PRESIDENT OBAMA: Guten abend. Thank you to you, Angela, for your very kind words; to you and Professor Sauer for your extraordinary hospitality; and to all of you for the incredibly warm welcome, both literally and figuratively. (Laughter.)
Your English is much better than our German. I was just mentioning to the Chancellor that this is an area where the United States clearly has lagged behind -- making sure that all of our young people learn a second and third language. So we're going to give my interpreters a break this evening.
Fifty years ago, as this city prepared to welcome President Kennedy, Berliners were ecstatic. Mayor Willy Brandt tried to calm everybody down -- he told them, don't be too emotional. It didn't work. So after one speech, one newspaper wrote that it was one of the most emotional responses President Kennedy had ever received; it said that more than 1,000 people fainted. We did not have 1,000 people faint today. The few who did, did so because of the weather and not because of my speech. (Laughter.)
But like Presidents before me, and as during my previous visits, I could not be more grateful for the incredible reception that we have received. And I recognize that this signifies the incredible friendship between our two countries. I'm especially pleased that I've been able to bring Michelle and Malia and Sasha along -- and let me just say, on behalf of Michelle and myself, we're incredibly grateful that Sasha and Malia have had the privilege to see not only the beauty but also the history of this city. And they took a number of tours, and when we were in the hotel room, Malia was reciting back to me everything that she had learned about the formation of the wall, and the history of reunification. And nothing is more gratifying than when you see your children understanding not only the facts of history, but also the values that drive history.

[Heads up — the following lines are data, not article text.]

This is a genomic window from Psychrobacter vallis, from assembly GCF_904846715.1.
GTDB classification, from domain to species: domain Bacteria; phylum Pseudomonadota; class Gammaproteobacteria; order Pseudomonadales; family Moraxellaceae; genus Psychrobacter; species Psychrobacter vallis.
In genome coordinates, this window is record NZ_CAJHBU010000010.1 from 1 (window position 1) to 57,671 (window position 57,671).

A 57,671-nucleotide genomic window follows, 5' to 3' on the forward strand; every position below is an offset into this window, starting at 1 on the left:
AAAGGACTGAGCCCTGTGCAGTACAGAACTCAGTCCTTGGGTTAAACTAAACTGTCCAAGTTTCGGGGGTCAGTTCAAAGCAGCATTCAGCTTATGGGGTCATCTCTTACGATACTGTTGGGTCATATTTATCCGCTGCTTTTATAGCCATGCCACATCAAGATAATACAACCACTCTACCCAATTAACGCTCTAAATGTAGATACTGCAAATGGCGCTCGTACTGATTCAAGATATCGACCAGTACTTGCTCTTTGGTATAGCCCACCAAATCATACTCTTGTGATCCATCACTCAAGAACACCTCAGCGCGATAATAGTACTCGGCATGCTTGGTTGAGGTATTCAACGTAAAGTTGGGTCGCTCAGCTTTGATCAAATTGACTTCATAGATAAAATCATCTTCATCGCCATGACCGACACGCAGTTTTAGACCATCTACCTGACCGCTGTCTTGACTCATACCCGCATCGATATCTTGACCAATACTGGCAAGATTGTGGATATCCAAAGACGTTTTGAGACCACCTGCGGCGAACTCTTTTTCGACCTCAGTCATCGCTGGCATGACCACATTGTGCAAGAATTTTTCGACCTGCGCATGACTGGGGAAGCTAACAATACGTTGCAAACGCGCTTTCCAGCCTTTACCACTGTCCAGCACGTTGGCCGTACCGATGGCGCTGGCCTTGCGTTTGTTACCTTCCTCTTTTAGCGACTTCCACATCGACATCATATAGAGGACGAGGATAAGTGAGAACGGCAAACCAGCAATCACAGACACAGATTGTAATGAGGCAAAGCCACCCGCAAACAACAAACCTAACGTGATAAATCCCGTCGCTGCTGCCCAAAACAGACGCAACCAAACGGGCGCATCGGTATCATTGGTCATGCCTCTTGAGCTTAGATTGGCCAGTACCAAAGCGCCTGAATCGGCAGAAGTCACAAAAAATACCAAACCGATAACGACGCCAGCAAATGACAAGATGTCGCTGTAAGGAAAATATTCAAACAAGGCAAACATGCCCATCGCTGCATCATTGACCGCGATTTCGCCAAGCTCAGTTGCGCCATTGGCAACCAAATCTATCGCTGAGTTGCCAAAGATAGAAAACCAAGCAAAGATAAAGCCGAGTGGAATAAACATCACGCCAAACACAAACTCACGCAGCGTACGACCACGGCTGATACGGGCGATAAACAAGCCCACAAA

In these stunning surroundings tonight, we're reminded of the breadth of that history and the friendship between our two peoples. About the same time this palace was being built, a band of families from along the Rhine -- Mennonites -- set out across the Atlantic, arrived in what is now Philadelphia, and found a new home that remains to this day -- Germantown. And immigrants from Germany and German Americans have continued to shape America ever since.
For our independence, we thank von Steuben. For our prosperity, families like Chrysler and Guggenheim, Heinz and Hershey. For inspiration, Einstein, Steinway, Steinbeck, Babe Ruth, Lou Gehrig. Young Americans like our daughters will always be grateful to Levi Strauss for their blue jeans. (Laughter.) And Americans will always be grateful especially for some very important German immigrants -- Anheuser-Busch. (Laughter and applause.)
Now, on a very personal level, I'm thankful to Angela. Schiller once said, "Keep true to the dreams of your youth." Angela, you've spoken often of the dreams of your youth -- the freedom that you longed for today as we were out on the balcony before our lunch. She pointed to the train tracks along which the wall used to run, and her memories of riding to her university and then hearing the tracks on the other side and imagining one day that she would be free. And you've not only kept to those dreams, but you've also helped those dreams become real for millions of your countrymen.
I'm extraordinarily grateful for our partnership and our friendship. As I've said before, you're an inspiration to me and to people around the world. (Applause.)
Two years ago, Chancellor Merkel became only the second German leader to address our Congress; the other was Adenauer. And as you closed your speech, you mentioned the Freedom Bell that hangs in the former town hall here, which was a gift in 1950 from the American people to the people of Germany, and it was modeled after our Liberty Bell. Here in Berlin, that bell tolled after President Kennedy's speech. It rang after German unification. It rang after 9/11, which obviously meant so much to us as a symbol of the freedom and friendship that binds us together.
What you may not know is that before the bell was given to our German friends, it travelled all around the United States. Millions of Americans joined the effort, lending their support and signing their names to a declaration of freedom.
And so I want to close tonight by proposing a toast -- I left my wine there, so I'll go with water -- oh, here we go. And I'm going to do so by borrowing the words that those millions of Americans once expressed to their German friends as part of this gift, the Liberty Bell. This is what they said: "We believe in the sacredness and dignity of the individual. We believe that all men derive the right of freedom equally from God. And we are proud to join with millions of men and women throughout the world who hold the cause of freedom sacred."
Zum wohl. (Applause.)